Greenhithe to Dartford
Monday January 2nd 2017
We decided to try and have a walk before term started and, as there were so many engineering works on the railway it proved impossible to work out the trains to get to Essex, so we headed back to Kent. Even this was tricky but we set out before dawn for Waterloo, thence to Elephant and Castle on the Bakerloo Line. Never having been here before we followed the signs to the main line station which took us through a maze of tunnels, along the Northern Line platform, up a lift and out into the street. From there we found our way into Elephant and Castle shopping centre and to the station which was on the other side. The station was open but not the shops, but as we had a while to wait we had a wander round anyway. As we were heading back to the station a coffee shop opened. The coffee was not particularly pleasant, but it was cheap and hot and hit the spot. The train towards Gravesend was very slow but eventually we got back to our previous stopping place outside Asda at Greenhithe where we stocked up with lunch and drinks and used the loos.
There was a path signed around the back of Asda but it petered out into brambles so we found our way across the car park and through the petrol station instead. After a few yards a good path led us back to the water’s edge and a fabulous view of the QEII Bridge not far ahead. We set off along an obvious path on a bank above the river, enjoying the spectacle of the bridge getting bigger as we walked along.
Soon we could read the names on the lorries and then we were too close for that. Standing underneath was a bit of an anti-climax as the bridge is narrow and the deck high above our heads. Somewhere we walked over The Dartford Tunnel but there was no sign of anything under our feet.
After the bridge the path wound past jetties and industrial buildings; sewage works, a brewery (we think) and a power station.
There was plenty to see across and on the river and although it was not a pretty walk it was interesting.
Finally we left the industry behind and could see the flood barrier at the mouth of the River Darent ahead. It was huge, much bigger than we had expected and a real landmark.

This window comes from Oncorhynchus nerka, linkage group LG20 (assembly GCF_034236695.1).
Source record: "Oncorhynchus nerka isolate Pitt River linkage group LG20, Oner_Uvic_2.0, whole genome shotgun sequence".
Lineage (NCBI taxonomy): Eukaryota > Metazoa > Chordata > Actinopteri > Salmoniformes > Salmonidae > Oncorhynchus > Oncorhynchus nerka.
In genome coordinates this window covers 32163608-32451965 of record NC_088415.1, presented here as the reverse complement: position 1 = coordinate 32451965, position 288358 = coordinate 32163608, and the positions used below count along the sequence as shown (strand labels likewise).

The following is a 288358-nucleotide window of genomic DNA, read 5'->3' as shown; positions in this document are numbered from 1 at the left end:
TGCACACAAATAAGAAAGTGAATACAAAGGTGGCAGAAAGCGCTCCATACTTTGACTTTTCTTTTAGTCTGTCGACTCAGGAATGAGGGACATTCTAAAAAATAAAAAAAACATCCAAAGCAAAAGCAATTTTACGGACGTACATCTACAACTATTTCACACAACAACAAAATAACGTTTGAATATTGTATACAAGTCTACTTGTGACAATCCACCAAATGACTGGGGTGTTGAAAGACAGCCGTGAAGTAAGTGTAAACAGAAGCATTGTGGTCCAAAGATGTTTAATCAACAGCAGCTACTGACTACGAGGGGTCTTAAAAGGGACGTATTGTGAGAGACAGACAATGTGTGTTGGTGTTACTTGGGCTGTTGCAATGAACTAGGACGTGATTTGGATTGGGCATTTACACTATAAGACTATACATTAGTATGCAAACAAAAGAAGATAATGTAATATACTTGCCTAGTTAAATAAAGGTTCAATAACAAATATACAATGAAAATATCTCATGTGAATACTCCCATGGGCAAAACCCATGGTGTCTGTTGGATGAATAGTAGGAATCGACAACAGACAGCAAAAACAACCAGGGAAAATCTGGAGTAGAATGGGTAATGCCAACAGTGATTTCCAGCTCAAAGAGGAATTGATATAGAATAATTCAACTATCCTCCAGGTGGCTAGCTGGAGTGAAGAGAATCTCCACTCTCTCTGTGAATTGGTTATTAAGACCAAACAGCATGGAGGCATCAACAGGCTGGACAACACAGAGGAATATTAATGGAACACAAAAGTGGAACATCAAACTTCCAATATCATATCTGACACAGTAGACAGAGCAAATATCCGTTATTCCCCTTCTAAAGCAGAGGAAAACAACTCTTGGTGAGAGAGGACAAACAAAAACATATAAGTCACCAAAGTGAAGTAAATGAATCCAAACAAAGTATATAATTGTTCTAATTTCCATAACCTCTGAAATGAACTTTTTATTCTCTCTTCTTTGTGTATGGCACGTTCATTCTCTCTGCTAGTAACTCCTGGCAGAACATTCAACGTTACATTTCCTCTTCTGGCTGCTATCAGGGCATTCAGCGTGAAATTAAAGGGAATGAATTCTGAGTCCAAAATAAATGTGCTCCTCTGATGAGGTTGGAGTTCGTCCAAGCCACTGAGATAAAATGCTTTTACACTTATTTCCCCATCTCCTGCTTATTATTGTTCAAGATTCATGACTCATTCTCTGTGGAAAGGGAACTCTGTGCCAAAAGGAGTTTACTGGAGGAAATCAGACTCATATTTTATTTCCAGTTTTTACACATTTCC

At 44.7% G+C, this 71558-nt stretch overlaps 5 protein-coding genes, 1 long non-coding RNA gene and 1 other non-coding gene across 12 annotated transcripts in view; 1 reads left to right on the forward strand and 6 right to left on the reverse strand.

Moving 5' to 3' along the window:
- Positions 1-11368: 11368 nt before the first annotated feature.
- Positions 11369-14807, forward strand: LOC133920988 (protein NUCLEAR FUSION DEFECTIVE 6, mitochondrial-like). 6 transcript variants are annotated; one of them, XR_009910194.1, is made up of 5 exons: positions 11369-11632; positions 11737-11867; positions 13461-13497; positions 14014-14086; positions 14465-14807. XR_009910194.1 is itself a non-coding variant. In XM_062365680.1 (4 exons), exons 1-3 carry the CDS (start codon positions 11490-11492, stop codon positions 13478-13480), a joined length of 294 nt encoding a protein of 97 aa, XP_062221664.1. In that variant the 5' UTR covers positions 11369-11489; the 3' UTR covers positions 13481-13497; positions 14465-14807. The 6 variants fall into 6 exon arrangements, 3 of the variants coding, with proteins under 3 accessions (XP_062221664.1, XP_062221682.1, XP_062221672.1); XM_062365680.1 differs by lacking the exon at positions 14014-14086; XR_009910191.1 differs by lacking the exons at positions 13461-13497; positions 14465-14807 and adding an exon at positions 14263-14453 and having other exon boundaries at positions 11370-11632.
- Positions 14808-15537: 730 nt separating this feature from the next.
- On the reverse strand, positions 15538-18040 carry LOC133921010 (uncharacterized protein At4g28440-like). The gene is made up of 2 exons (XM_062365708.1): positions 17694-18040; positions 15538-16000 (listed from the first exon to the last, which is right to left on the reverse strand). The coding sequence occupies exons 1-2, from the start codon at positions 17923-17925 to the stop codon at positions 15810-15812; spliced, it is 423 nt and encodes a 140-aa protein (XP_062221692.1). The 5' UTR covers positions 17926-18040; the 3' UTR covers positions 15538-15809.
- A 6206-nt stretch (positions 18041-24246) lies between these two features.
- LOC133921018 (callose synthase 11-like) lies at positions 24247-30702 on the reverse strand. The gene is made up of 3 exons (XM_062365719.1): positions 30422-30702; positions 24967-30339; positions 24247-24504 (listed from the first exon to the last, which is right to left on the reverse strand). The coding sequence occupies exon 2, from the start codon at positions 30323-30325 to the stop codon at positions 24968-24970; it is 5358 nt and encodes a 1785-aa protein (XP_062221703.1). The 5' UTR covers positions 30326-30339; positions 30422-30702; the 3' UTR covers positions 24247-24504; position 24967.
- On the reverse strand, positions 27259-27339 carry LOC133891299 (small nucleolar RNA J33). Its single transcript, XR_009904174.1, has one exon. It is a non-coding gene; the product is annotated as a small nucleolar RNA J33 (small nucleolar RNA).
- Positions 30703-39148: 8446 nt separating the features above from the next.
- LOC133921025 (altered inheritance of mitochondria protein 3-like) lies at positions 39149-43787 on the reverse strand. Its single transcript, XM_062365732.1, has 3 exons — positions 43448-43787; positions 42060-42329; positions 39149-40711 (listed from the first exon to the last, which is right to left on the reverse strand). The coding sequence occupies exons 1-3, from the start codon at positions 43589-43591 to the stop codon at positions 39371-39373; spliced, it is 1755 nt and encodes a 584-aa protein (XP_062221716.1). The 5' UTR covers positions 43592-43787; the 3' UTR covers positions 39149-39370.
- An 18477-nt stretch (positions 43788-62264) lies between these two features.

Before that though, we were looking out for a track marked on the map as Hospital Tramway. This had been used to bring patients in and out of the Joyce Green hospital, which was located on this site until the 1990s. The hospital opened in 1903 to house smallpox patients, who were brought in by ambulance boat. Prior to this they had been housed in three ships berthed nearby but more capacity was needed and a safer environment so the hospital was built. There a smaller hospital called Long Reach located on the river bank but Joyce Green was further inland. Later the hospital catered for other infectious diseases such as diphtheria and scarlet fever, measles and whooping cough. The track was there and would have been a useful alternative way of the marshes but we continued along the top of the embankment.
This is obviously an area that floods readily as we were probably twelve feet up and there was a ditch and another embankment behind. After that were flat lands which could absorb a huge amount of water and protect the town beyond.
Just before we reached the River Darent, a yacht appeared taking advantage of a brisk wind and a beautiful day. We stopped for a break at the flood barrier. One problem with walking in January is that it is too muddy to sit down just anywhere but there was a convenient concrete wall to perch upon. We both had a snack and a drink and then carried on.
Rather resultantly we turned left now to follow the River Darent to the first crossing three miles inland. There has been some talk of installing a footbridge at the flood barrier and that would have saved us quite a hike. But for now the only way to cross is to walk along the river path into Dartford and out again. The path meandered along but there was no chance of getting lost as it was on the top on a high embankment, presumably part of the flood defences. The river looked very insignificant, a trickle in the mud, but the tide was out and it probably looks very different at high tide or when it floods.
The path was very wiggly, even more than the river, but it was interesting to look down on the remains of the airfield which had been located here. Some of the buildings were still there and have been incorporated into a moto cross track, deserted today. We had been able to hear gunfire all the way though, so presumably the shooting range was in use. The airfield here was in use between 1911-1919 being originally run by Vickers who tested their planes here. During WWI it was used as a training centre.
All too soon we were approaching civilisation in the form of a bridge carrying the Dartford bypass. We had expected to cross the road here but realised there was a tunnel underneath and a path from the riverbank to the road on both sides. This meant that we had found the crossing point nearest the river and we decided to make this the stopping point for the day.
Soon after this, I began to feel unwell and we abandoned our plans to go back into London via a different route and explore and instead hurried on into Dartford. After a stop at the stops for the loo and a drink we headed for home.
959am 4047 1.61
1259am 18733 7.45